Sunday, 18 June 2017

Much better motion blur using Final Cut Pro

Thanks for the feedback on the last blog post.

I agree, it looked way too ghosty, and I have finally worked out why.

If you want to do this, you need to be a bit careful with the settings, and also a bit careful with believing what people say on the various Final Cut tutorial videos.

You use Motion to create a Final Cut Title.


You then do a few simple steps:-

  • Remove the text element - we are just showing the "background"
  • In "Render", click "Motion Blur"
  • In "Projects", "Inspector", "Properties", set motion blur samples and shutter angle.
  • Save it with a suitable name for Final Cut to see it as a title effect

Some experimentation confirms what I understood. I am applying this to a sped up video. In my case 60x normal speed. So I set 60 samples and 360° shutter. What this does is for each frame of output it merges all 60 frames of original creating a smooth motion blur effect in that one frame the same as if this was actually a 60/25 (2.4s) second exposure for that one frame. This is the effect I actually wanted.

So what did I do wrong?

Firstly the various tutorial videos say the duration of the title effect does not matter, so I made a 10 second (the default) duration effect. I placed it over my (sped up) video, and stretched to fit (in this case, 3 minutes).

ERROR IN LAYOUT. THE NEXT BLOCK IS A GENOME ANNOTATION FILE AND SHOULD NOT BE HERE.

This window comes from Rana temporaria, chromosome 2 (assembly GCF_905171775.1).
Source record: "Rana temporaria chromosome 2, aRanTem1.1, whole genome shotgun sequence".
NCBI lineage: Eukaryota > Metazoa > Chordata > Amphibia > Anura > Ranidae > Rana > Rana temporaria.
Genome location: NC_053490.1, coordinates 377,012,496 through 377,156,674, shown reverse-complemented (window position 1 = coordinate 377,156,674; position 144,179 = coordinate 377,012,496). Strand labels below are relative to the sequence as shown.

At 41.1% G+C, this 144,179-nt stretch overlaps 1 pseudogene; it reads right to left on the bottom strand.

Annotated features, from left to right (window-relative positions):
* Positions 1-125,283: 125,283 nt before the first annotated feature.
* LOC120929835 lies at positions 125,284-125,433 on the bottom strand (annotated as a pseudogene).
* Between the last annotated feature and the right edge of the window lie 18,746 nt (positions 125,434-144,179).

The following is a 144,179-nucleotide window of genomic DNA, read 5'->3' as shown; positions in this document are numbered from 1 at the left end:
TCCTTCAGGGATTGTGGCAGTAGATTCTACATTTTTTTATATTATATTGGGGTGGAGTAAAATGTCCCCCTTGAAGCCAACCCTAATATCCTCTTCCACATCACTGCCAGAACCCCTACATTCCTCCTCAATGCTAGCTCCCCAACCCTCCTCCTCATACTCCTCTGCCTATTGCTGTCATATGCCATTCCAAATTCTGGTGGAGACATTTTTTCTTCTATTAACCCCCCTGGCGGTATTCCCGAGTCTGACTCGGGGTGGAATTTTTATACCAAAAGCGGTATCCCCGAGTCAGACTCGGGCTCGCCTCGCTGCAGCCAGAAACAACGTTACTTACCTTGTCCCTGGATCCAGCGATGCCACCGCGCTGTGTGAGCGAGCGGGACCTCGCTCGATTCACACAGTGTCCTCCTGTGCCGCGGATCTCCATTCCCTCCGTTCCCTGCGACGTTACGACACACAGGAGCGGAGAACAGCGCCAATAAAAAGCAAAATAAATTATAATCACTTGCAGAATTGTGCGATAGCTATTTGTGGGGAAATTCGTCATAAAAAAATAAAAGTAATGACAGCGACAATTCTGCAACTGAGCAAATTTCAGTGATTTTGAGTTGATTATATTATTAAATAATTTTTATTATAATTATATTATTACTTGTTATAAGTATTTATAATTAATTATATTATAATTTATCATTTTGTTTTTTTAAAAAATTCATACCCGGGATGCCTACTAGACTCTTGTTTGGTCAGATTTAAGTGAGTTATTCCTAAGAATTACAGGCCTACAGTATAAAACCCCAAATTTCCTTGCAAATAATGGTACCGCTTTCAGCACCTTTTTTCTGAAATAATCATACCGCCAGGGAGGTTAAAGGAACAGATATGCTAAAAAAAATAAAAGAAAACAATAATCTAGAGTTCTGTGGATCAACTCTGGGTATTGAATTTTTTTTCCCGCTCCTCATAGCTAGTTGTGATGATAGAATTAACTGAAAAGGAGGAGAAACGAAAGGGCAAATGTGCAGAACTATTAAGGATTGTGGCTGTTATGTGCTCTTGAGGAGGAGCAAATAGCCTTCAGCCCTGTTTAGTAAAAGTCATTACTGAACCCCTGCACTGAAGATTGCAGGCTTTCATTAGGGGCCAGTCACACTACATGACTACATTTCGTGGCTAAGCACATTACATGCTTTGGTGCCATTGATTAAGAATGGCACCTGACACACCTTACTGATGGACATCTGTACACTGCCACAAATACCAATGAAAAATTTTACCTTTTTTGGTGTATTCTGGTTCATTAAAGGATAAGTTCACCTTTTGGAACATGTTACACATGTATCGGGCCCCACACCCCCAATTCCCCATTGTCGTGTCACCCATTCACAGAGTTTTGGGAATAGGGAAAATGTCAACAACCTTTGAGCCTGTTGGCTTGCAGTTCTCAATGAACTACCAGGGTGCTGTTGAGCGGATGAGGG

What I did not realise is that stretching the effect meant that it stretched the sampling. Each output frame was indeed merged from 60 input frames, but the sampling time period had been stretched 18 times, meaning that it spread over not 2.4 seconds of original (which makes one 1/25th second output frame) but over 43 seconds of original, moving 2.4 seconds forward each frame. Hence the rather odd ghosting effect.

The solution was to make an effect that was 3 minutes long and not to stretch it!

Is there another way?

One of the tutorial videos said to set the effect to loop one frame before its end. Presumably to make a 10 second effect, that when stretched, did not stretch the sampling.

It worked for the 1st 10 seconds, but unfortunately this simply meant the video looped every 10 seconds.

Maybe there is some other setting to define the way the title effect works when stretched, I may have a play.

How did it look?

Here are the three videos again.





2 comments:

  1. It would be interesting to see if you can extend the original method further and make the motion of people disappear, leaving the building work to magically build itself over the 3 minutes.

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    Replies
    1. Almost certainly possible to get close to that, yes.

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